Oh yeah. There's also a game, officially called the Emerald Isle Classic, to be played at Ireland's gleaming new Aviva Stadium, a 50,000-seat venue normally home to Ireland's national soccer and rugby teams, which has just experienced the first ticket sellout in its two-year existence.
Both coaches said it's been a challenge to keep their hyped-up players focused on the importance of the game - and sufficiently well rested following what, for most athletes, was their first trans-Atlantic flight - since arriving here Thursday at the crack of dawn.
"We feel very privileged and very blessed to be here along with Notre Dame. There's not too many teams that get this kind of opportunity," Navy coach Ken Niumatalolo said. "But other than that, we've got to remember we're playing a very good football team, so we'd better get ready."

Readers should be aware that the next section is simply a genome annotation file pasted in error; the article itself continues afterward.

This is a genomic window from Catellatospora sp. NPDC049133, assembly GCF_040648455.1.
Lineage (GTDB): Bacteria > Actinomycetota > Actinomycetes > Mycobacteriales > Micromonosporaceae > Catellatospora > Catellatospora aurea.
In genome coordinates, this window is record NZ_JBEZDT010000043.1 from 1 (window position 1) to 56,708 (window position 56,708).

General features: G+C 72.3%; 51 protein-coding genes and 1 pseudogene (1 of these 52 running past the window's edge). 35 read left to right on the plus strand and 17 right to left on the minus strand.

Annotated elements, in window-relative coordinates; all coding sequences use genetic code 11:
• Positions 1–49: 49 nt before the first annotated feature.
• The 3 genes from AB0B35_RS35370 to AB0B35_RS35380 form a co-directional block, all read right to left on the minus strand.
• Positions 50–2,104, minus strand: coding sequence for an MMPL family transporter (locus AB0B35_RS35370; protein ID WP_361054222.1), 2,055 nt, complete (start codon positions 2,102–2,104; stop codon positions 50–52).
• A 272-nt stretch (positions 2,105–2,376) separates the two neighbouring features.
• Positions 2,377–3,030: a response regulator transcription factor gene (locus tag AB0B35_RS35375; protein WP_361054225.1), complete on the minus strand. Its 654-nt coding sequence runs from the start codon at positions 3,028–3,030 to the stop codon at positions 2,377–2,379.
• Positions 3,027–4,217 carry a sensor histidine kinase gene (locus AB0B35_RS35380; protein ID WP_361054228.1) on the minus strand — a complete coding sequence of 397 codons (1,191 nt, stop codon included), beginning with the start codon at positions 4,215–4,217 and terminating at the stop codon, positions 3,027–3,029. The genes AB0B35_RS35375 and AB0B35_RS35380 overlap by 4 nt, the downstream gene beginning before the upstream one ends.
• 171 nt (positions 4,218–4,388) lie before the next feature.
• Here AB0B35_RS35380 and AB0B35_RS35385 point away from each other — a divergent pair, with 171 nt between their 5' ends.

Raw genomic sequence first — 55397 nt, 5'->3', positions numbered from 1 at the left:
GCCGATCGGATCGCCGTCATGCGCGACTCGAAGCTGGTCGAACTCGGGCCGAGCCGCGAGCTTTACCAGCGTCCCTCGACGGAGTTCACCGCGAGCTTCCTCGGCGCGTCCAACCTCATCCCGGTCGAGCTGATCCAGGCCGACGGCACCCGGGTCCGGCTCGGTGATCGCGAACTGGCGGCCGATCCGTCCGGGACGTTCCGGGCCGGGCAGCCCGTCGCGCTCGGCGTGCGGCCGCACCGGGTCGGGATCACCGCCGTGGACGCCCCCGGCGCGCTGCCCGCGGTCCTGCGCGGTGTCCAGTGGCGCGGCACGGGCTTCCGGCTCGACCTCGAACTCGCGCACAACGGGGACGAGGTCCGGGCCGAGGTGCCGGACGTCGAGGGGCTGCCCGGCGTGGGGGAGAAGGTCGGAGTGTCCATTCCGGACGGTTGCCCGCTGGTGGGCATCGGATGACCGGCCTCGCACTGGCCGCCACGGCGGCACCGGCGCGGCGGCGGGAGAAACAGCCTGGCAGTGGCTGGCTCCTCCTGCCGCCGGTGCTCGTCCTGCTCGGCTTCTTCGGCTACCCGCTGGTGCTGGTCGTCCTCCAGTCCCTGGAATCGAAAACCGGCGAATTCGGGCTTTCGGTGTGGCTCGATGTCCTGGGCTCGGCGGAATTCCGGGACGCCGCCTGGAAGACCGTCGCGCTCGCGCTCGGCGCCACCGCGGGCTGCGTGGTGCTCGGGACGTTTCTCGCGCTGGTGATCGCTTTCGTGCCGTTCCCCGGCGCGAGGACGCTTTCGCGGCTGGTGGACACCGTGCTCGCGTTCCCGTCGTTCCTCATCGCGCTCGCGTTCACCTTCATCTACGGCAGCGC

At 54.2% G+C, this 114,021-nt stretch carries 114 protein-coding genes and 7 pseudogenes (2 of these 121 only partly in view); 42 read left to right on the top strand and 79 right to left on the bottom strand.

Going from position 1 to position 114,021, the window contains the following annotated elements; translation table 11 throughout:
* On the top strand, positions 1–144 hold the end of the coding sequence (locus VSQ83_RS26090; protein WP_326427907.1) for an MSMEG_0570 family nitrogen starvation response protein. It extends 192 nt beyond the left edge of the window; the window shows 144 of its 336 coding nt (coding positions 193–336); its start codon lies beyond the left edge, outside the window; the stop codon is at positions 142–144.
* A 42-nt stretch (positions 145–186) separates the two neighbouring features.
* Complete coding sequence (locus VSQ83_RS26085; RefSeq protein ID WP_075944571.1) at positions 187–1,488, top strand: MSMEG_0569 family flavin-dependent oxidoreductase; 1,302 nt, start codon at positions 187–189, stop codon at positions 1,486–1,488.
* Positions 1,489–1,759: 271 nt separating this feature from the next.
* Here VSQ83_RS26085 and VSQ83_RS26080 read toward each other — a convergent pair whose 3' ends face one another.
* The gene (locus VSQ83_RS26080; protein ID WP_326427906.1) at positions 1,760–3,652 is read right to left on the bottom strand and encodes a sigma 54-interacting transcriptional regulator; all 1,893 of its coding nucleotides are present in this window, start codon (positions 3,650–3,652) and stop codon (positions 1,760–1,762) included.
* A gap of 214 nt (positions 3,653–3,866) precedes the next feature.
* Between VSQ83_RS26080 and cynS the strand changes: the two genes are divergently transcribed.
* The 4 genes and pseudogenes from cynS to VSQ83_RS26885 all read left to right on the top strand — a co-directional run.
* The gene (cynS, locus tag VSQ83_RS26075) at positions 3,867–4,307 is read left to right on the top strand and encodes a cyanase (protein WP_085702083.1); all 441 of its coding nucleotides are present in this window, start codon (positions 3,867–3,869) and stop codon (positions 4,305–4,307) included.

Navy is officially the home team, but that's tough to discern given the heavy Irish Catholic bias in favor of Notre Dame. Sightings of tourists and locals in Fighting Irish regalia easily outnumber Midshipmen supporters 20 to 1.
"Obviously the Notre Dame brand is pretty strong out here, so although we're away from the United States we feel pretty comfortable here," said Notre Dame coach Brian Kelly, who traces his Irish roots to great-grandfather Eugene.